Karen Kilimnik's survey at the ICA in Philadelphia is appropriately and gloriously disorienting. Her work attacks on so many fronts that it's difficult to keep up, which is always half the thrill. Kilimnik has been working through some messy, overwhelming times, and she's quite happy to be our mirror.
Her use of the space in the main gallery is daring. I'd never seen it so empty.* By the time I walked to the next gallery though that emptiness was gone, and it's because of the room the artist has placed in the middle of the space. It reminded me a bit of Cornelia Parker's Cold, Dark Matter: An Exploded View, captured motion bursting outwards. That small room reaches out to the bloody walls that surround it.
Here's a view of the inside of the room with the world's coolest art security guard, Linda Harris, in the middle of it.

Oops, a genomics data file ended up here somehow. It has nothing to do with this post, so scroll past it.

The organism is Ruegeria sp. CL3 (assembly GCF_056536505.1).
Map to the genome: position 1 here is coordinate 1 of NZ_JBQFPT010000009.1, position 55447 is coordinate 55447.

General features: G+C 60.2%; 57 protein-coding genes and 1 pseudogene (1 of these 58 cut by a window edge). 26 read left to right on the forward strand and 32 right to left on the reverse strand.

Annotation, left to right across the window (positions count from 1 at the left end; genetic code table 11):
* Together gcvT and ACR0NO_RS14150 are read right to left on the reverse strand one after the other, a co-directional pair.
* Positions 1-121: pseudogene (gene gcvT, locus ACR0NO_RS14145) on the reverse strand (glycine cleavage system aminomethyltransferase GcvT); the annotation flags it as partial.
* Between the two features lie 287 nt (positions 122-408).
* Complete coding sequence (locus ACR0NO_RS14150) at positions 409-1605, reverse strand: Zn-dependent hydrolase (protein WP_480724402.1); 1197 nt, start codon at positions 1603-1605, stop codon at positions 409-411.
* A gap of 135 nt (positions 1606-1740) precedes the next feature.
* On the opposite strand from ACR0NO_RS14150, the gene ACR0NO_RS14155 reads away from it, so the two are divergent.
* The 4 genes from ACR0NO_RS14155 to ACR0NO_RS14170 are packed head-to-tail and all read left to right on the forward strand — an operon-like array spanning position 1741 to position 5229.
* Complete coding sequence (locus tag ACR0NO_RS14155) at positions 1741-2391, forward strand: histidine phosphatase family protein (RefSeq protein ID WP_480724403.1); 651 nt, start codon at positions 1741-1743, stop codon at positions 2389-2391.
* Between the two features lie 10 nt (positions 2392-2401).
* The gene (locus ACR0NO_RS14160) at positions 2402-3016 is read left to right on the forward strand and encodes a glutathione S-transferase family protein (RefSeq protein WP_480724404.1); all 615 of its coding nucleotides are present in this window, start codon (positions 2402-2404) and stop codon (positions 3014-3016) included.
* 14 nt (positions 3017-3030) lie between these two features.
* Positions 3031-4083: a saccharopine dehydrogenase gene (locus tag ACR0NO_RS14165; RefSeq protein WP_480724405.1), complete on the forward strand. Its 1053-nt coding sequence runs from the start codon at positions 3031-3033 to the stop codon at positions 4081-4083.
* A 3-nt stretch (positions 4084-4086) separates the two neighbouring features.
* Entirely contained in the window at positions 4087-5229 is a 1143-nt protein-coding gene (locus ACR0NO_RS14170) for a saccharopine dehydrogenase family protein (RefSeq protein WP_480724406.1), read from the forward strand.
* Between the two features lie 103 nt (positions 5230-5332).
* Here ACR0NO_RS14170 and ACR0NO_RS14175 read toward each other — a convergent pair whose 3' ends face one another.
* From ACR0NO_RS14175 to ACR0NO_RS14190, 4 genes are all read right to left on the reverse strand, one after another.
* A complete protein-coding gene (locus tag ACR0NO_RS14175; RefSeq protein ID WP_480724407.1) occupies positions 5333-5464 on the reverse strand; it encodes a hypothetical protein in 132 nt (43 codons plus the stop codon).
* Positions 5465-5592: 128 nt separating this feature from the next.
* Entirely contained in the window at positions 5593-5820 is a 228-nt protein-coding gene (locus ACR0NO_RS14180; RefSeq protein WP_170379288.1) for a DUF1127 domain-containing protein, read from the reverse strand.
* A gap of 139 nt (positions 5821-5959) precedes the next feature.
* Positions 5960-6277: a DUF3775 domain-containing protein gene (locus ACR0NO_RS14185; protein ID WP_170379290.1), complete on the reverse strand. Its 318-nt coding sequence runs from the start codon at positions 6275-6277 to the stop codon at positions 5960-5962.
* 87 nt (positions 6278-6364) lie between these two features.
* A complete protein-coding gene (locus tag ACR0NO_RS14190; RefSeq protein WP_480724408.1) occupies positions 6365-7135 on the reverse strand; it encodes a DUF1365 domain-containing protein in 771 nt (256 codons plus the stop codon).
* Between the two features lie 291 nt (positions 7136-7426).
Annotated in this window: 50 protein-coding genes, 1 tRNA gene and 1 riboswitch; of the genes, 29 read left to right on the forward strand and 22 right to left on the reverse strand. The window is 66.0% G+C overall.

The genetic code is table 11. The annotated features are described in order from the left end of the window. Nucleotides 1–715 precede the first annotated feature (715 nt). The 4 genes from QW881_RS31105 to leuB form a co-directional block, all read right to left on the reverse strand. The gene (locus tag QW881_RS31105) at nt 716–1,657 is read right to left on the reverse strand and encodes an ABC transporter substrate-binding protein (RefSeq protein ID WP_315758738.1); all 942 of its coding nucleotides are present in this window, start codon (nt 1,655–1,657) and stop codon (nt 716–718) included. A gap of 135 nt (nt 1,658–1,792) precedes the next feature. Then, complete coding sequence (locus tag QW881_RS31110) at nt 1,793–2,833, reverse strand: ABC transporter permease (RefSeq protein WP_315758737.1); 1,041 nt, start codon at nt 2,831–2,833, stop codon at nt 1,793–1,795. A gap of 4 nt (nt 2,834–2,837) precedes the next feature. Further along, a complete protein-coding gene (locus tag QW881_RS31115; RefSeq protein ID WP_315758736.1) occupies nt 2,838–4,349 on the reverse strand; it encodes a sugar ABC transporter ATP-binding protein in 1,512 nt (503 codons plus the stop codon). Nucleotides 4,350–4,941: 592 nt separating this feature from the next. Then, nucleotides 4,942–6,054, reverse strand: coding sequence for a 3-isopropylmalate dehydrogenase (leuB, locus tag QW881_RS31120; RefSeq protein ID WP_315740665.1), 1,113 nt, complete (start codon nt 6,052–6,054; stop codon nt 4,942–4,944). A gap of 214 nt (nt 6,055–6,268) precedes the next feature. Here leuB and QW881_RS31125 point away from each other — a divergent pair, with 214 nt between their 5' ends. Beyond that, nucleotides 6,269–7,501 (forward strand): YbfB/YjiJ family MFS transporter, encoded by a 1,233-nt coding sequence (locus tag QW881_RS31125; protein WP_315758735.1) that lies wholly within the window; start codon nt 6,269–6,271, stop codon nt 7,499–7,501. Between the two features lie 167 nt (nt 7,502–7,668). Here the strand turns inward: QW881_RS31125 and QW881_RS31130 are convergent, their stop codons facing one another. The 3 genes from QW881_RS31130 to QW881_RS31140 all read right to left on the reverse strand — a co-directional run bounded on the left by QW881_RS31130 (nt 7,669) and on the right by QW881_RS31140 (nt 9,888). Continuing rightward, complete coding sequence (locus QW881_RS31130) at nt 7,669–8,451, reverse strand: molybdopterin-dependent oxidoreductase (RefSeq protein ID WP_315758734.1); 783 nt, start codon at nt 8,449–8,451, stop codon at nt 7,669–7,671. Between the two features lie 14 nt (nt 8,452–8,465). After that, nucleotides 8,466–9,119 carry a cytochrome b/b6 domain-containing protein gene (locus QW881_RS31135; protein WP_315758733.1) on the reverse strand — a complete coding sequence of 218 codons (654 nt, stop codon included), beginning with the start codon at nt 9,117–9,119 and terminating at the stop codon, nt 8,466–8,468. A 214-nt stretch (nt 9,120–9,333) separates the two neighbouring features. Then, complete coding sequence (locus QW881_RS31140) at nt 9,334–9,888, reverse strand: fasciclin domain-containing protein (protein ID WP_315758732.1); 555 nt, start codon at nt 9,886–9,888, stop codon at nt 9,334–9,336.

And here's one of the bloody walls, Manson-style. The show is replete with images of "shocking" American violence, and the pop comforts that we devour from the same plate. The only thing that Kilimnik seems surprised (and disappointed) by is our lack of surprise. Karen don't like Mondays. And she's shooting them down, one popular culture nightmare at a time.
*This emptiness seemed to throw the Inquirer's Edward J. Sozanski into a tizzy so deep he wrote an astonishingly pointless and pig-headed review. Wow. He's given new meaning to the phrase, "dead tree media".
Quite simply, Phoebe Washburn's installation for the ICA's ramp project series is one of the best things I've ever seen in the space. The little hallway of a world she's created here is irresistible. As much as I wanted to make my way to the second floor of the Kilimnik show, I found it difficult to leave the warm environs of Washburn's wood aquatic. There were so many angles to hold. (Pause. Get all glowy with the memory.) The artist has covered the ramp with wooden slats, inserting aquariums for relief and light. It was especially fun to look out at the street through the water and, yes, the golf balls. God, I loved this piece. Obviously, I enjoyed the Kilimnik, but this is the one I carried home. Amazing.